Wandre guitars are coveted by a very small group of people, but those who do are crazy about them. In 2002 I was not one of those people Now, almost ten years later, I can certainly raise my hand and be counted in the crowd. How big is the crowd? That is an interesting question.
Well, well, well. What have we here? On the surface, of course, it’s a 1968 Guyatone LG-350T Sharp 5. A sight little seen in North America, but not uncommon in Japan, at least once upon a time. And if it makes you think of a little bit of a Mosrite on drugs, well then you’re not too far off the mark! Welcome to a bit about the Ventures and the early world of copy guitars!
What is it about the Japanese and the Ventures? I mean, I cut my teeth with the Ventures. They were the perfect band to learn guitar from. The Ventures took songs with often complex harmonic structures—like the wonderful Johnny Smith classic—and stripped them down to their basic melodies, gave them a simple rock groove, and played them clean. I had the sheet music to Smith’s song, but there was no way in you know where I was gong to play off that. But follow along with the Ventures’ single? You bet!
A buddy of mine (thanks, Garrett!) tipped me to this model on eBay. I’ve long been a lover of 1960’s Italian-made guitars. One of my great regrets is letting go of a Sano hollowbody that was, in all but name, the same as the hollowbody Galanti Rangemaster.
Sometimes you take a look at a guitar and the warning bells start ringing: bogus. Like those early “missing links” proposed by inventive amateur anthropologists who put gorilla skulls on anthropoid skeletons. That’s what happened to me the first time a dealer hauled this out and showed it to me. It was a Danelectro alright, but those pickups? Then I looked again. Who would stencil “Dan Armstrong Modified Danelectro” on an aftermarket pickguard? Then there were the pickups. Epoxy potted. Trademark of who, or is it whom? Dan Armstrong. Think his Ampeg see-through guitars. No, on second thought, this had the air of a mystery wrapped in an enigma with a generous dash of authenticity. So it proved to be. And so it came my way and all I had to do was put the links back together again.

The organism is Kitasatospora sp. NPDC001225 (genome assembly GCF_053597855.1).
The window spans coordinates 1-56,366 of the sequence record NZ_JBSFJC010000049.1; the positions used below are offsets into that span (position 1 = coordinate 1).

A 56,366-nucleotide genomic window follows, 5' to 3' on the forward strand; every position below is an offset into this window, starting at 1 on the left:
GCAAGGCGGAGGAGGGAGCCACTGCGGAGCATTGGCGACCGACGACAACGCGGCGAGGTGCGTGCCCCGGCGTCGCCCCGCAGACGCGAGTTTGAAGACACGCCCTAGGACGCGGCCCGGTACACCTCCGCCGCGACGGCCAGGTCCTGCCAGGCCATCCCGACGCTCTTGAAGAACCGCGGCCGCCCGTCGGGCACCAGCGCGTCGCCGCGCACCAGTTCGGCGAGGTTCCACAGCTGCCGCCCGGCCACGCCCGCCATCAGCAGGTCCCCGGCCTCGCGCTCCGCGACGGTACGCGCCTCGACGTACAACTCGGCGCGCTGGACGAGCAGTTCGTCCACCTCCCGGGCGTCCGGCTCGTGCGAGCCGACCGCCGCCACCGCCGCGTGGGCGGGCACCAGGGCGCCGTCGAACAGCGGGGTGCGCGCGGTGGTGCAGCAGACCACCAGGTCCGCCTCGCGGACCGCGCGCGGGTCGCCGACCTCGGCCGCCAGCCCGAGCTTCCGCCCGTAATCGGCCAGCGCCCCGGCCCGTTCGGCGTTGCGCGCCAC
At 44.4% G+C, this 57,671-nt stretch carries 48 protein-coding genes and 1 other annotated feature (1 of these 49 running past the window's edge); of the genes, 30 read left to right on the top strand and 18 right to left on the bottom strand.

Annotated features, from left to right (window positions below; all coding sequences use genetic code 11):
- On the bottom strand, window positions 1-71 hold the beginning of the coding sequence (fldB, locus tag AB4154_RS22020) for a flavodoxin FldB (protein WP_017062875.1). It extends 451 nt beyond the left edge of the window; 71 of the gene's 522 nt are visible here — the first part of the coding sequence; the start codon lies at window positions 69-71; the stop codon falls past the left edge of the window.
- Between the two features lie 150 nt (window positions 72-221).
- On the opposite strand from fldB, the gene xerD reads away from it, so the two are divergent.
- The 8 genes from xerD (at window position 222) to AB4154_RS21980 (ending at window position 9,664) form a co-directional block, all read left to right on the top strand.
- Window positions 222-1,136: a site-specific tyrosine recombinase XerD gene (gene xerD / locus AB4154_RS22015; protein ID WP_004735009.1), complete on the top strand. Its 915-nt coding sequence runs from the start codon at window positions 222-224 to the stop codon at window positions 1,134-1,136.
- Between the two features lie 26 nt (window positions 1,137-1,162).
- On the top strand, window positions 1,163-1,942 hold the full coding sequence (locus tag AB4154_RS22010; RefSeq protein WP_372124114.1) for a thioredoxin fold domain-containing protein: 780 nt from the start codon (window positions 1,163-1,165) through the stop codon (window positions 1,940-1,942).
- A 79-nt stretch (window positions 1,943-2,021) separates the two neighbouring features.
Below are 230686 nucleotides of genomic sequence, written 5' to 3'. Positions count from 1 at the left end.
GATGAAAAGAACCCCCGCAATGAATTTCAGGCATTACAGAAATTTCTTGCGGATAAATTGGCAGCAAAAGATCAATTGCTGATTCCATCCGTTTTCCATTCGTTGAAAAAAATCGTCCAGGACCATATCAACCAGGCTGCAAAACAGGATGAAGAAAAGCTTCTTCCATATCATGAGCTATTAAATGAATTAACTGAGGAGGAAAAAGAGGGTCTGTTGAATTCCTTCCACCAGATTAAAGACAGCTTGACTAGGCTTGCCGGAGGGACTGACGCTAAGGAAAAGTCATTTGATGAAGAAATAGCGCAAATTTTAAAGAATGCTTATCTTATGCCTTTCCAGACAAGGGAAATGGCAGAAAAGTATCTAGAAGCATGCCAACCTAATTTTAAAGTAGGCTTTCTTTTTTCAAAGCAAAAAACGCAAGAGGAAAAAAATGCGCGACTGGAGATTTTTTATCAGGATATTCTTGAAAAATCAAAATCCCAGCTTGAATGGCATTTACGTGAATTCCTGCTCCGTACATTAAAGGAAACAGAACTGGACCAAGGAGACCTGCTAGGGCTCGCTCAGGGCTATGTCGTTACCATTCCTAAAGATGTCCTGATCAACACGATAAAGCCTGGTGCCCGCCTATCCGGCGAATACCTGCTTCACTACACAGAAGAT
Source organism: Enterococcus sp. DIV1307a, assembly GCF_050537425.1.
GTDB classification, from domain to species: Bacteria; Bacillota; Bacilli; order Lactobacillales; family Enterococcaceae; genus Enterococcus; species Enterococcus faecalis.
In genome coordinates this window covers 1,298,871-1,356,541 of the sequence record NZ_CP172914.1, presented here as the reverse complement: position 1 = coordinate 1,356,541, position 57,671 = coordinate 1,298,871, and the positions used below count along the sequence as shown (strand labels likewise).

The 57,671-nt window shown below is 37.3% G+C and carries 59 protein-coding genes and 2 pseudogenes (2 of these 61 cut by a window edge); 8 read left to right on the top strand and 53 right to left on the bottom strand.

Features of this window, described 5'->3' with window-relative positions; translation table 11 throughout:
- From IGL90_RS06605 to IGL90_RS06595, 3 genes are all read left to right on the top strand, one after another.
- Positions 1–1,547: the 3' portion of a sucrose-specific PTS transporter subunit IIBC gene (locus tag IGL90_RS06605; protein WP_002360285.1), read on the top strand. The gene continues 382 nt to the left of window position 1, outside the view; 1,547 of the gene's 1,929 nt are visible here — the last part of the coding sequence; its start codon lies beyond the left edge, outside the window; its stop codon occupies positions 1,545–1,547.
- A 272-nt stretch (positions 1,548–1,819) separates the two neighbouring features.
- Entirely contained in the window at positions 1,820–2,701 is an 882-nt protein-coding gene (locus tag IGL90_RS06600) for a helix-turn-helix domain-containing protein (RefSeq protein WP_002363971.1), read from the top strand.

I’ve always had a bit of a taste for plastic on my guitars. Oh, don’t get me wrong. I love flamed and quilted maple, rich ribbon mahogany, Brazilian rosewood, abalone pearl. But there’s something so wonderfully cheesy about the use of plastic on a guitar. I guess that’s one of the reason why I like this otherwise relatively humble Italian-made Gemelli 195/4/V from around 1965.
The guitar shown here may have nothing to do with the famous comedic radio commercial team Bob and Ray, but half the name is right, and, from at least one point of view, this ca. 1967 Alray 12-string is pretty amusing! And as rare as…well…electric 12-strings!
There’s not much I know about St. Moritz, Switzerland (or Aspen, for that matter). There’s not even much I know about this St. Moritz stereo guitar. But I’m pretty sure I like all of them. Certainly I love this guitar, which is pretty revolutionary.
I remember seeing my first Kustom amp around 1967. Blue sparkle vinyl. Even in an era of hippies, tuck and roll vinyl was groovy. For better or worse, when I needed an amp for a band I ended up with this humongous 350-watt Mosrite, but that’s another story.
Back in the late 1960s—Jimi notwithstanding—the cat’s pajamas of amplifiers were solid-state. Tube amps were heavy and prone to feedback. Solid-state amps were clean, big, and loud. I ran a whole band off a humongous 350-watt Mosrite amp. The mix sucked, but we were loud! The most desirable amps at that time were made by Standel and, to a lesser extent, Kustom (depended on your kind of music). It was only later that I learned that both companies also made guitars, like this ca. 1966 Standel Model 101 Custom Deluxe Solid Body Guitar. Heavy!
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